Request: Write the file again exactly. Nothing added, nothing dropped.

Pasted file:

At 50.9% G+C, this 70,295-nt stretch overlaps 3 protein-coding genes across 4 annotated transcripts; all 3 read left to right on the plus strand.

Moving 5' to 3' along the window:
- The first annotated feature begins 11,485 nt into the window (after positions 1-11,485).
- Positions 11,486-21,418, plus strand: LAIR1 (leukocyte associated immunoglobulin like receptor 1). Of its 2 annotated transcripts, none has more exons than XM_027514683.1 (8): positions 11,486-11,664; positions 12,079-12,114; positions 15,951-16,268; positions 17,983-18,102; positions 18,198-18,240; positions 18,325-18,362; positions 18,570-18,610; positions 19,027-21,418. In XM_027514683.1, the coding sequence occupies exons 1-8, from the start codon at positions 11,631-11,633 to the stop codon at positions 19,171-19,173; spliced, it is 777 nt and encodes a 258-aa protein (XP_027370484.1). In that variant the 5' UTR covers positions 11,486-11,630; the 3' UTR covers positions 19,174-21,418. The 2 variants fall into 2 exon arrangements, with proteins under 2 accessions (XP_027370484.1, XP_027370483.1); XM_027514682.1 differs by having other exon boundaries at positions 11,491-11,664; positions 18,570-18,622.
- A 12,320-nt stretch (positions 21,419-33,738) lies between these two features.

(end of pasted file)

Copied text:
At 50.9% G+C, this 70,295-nt stretch overlaps 3 protein-coding genes across 4 annotated transcripts; all 3 read left to right on the plus strand.

Moving 5' to 3' along the window:
- The first annotated feature begins 11,485 nt into the window (after positions 1-11,485).
- Positions 11,486-21,418, plus strand: LAIR1 (leukocyte associated immunoglobulin like receptor 1). Of its 2 annotated transcripts, none has more exons than XM_027514683.1 (8): positions 11,486-11,664; positions 12,079-12,114; positions 15,951-16,268; positions 17,983-18,102; positions 18,198-18,240; positions 18,325-18,362; positions 18,570-18,610; positions 19,027-21,418. In XM_027514683.1, the coding sequence occupies exons 1-8, from the start codon at positions 11,631-11,633 to the stop codon at positions 19,171-19,173; spliced, it is 777 nt and encodes a 258-aa protein (XP_027370484.1). In that variant the 5' UTR covers positions 11,486-11,630; the 3' UTR covers positions 19,174-21,418. The 2 variants fall into 2 exon arrangements, with proteins under 2 accessions (XP_027370484.1, XP_027370483.1); XM_027514682.1 differs by having other exon boundaries at positions 11,491-11,664; positions 18,570-18,622.
- A 12,320-nt stretch (positions 21,419-33,738) lies between these two features.